With a greater number of Cambodians devoting time and money to exercise, bicycles are shedding their lowly image as a cheap means of transportation and fast becoming a symbol of the wealthier, more health-conscious elite.
Retailers say that improving socio-economic conditions in Cambodia have brought about a better understanding of the link between health and exercise. Recreational biking, once an activity dominated by tourists looking for alternative ways to sightsee, is gaining popularity with Cambodians increasingly able to afford top-quality equipment.
Pierre Yves Catry, director of cycling shop Flying Bikes 2, said has he noticed a decrease in demand for entry-level bicycles while sales of mid-range bikes, priced between $600 and $1,200, have grown significantly.
Most of these bicycles are designed for off-road recreational use, a sign bike riding is no longer viewed as simply a way for schoolchildren and the rural poor to get around.
“Currently mountain bikes are the most popular product for us, representing around 70 per cent of sales,” Catry said.
“However, once people get more cycling experience, they start to consider purchasing road bikes, which require more experience as their speed is much greater.”
According to Catry, only second-hand bikes were available in Cambodia until 2009, when Giant, the world’s largest bicycle manufacturer, entered the market.
Subsequently, Scott and Merida Bikes, both major companies in the global cycling industry, have opened stores in Phnom Penh.
Flying Bikes 2 sold its first mountain and road bikes in 2011. Since then the Kingdom’s authorised distributor of Cannondale and GT has seen the market evolve and competition increase.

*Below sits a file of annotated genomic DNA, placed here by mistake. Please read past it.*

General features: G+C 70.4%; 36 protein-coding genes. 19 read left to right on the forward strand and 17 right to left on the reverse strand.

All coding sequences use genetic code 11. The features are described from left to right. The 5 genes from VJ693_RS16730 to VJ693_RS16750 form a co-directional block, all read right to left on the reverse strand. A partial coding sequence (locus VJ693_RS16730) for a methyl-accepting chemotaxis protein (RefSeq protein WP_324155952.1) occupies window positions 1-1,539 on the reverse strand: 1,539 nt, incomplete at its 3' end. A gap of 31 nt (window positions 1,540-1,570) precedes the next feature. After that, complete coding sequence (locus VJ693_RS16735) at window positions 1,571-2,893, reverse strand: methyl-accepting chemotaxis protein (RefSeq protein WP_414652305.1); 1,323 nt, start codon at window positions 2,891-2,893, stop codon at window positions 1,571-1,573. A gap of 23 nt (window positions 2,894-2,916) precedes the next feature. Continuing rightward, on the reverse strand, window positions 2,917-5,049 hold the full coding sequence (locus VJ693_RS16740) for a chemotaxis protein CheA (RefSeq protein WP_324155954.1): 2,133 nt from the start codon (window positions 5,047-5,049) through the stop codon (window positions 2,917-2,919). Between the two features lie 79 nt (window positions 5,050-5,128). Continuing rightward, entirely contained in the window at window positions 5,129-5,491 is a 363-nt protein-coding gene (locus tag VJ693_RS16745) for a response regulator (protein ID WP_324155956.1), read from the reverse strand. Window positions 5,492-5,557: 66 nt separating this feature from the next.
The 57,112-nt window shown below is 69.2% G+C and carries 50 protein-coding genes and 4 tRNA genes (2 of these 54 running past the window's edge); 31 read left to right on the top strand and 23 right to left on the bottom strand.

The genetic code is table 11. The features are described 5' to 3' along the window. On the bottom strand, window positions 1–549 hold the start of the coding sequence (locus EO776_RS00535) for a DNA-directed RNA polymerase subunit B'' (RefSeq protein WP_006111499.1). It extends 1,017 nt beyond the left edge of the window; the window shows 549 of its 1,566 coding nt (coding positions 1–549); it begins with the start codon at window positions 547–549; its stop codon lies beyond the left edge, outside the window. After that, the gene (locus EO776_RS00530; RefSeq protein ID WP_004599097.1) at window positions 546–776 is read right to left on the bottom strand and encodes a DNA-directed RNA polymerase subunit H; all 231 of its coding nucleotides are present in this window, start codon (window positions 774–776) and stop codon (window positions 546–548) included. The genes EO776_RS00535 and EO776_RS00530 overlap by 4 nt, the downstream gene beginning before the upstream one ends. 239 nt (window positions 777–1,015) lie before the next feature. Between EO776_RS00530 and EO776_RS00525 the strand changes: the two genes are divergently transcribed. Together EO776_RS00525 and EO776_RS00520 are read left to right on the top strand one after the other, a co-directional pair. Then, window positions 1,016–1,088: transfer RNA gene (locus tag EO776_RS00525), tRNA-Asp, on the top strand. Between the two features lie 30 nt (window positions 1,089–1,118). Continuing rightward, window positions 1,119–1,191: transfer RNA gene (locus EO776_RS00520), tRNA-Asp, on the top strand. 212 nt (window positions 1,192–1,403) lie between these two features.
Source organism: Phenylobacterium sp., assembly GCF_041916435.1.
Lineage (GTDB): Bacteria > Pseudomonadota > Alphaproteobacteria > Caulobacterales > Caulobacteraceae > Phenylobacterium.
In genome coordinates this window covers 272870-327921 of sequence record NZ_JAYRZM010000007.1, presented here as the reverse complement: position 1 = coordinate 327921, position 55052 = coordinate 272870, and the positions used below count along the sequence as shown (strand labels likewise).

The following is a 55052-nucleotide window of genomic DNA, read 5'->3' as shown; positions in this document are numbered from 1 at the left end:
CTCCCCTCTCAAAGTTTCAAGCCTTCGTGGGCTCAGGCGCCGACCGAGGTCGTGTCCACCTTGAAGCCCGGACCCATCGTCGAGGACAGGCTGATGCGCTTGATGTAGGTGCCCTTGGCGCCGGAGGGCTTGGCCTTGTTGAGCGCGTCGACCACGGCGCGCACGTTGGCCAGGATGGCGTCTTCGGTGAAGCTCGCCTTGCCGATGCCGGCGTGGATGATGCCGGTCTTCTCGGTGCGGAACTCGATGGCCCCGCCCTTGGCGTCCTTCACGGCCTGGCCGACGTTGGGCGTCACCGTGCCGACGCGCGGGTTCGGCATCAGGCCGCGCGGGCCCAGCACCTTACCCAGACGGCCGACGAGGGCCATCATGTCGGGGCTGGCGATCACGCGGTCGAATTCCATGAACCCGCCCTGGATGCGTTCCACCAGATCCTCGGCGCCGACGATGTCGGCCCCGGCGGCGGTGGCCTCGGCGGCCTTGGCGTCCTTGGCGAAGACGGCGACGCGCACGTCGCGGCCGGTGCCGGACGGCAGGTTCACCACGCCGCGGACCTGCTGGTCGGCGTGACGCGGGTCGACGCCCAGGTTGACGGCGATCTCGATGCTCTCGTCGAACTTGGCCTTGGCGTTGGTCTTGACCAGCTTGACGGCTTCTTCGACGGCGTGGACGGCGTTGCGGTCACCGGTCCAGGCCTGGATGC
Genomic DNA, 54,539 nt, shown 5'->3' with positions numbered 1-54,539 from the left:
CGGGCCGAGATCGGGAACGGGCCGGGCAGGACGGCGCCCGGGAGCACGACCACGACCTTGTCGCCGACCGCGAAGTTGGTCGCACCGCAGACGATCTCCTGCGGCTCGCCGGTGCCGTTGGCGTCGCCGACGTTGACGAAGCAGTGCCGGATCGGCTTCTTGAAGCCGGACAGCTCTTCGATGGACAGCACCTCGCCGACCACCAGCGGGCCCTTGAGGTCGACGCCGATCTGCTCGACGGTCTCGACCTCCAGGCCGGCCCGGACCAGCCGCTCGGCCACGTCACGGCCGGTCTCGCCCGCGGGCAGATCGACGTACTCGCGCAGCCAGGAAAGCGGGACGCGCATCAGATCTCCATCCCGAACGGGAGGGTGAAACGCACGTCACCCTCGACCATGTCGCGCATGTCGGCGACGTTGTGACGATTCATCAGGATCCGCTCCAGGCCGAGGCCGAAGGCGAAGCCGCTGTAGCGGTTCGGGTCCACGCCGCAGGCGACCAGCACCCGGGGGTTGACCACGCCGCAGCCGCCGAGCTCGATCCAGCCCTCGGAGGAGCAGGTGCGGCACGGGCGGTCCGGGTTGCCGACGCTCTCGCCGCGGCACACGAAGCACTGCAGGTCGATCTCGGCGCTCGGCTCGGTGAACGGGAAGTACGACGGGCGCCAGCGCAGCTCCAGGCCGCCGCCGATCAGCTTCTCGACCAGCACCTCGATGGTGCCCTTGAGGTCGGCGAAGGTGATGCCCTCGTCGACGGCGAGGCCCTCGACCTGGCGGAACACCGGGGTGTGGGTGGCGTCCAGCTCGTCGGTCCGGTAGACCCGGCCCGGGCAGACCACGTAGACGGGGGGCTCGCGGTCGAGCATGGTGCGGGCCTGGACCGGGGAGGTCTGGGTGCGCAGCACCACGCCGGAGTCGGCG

Catry said first-time customers typically buy a $300 or $400 bike. But often they return to buy newer, more expensive models and end up owning two or three bikes.
“Once customers get better knowledge of bikes, they demand greater product quality, buying higher-grade bikes that are more expensive,” he explained.
He estimated that the current local market size is around 3,000 new quality-branded bikes per year, an estimation that excludes cheaper Chinese models of typically lower quality.
Shaping this growth is a profound change in local perception of bicycle ownership, with high-quality brands gaining status as elite Cambodians flout their wealth on specialty bikes that retail for about the cost of a new car.
Vath Chamroeun, secretary-general of the National Olympic Committee of Cambodia (NOCC), said local cyclists can now afford to purchase more sports bicycles, which can range from as little as $200 to as much as $30,000.
“Many more people are conscious of the positive effect that cycling has for their health,” he said. “It has the double benefit of not only improving physical and mental health, but also of being a fun hobby.”
Pouv Katthya, retail manager at Giant Bikes, said the higher discretionary income of Cambodia’s middle class has changed their priorities.
“People are more and more concerned about their health and are less concerned with the financial costs of staying healthy,” she said. “Bike riding can be done in groups and can be a fun way to exercise and release stress.”
Giant bike sales have increased 40 per cent this year and show no sign of slowing down, according to Katthya.
“Some of our customers have said they tried buying a gym membership but they soon realised they did not have enough time to go,” she said. “Cycling offers more flexibility both in terms of time and the locations in which it can be done.”
For Flying Bikes 2, there is still plenty of room for growth in the Kingdom’s recreational cycling retail space.
“The high-end bike market still offers a great opportunity for us,” said Catry. “And it is a much healthier way to spend money then going to karaoke bars.”
Additional reporting by Matthieu de Gaudemar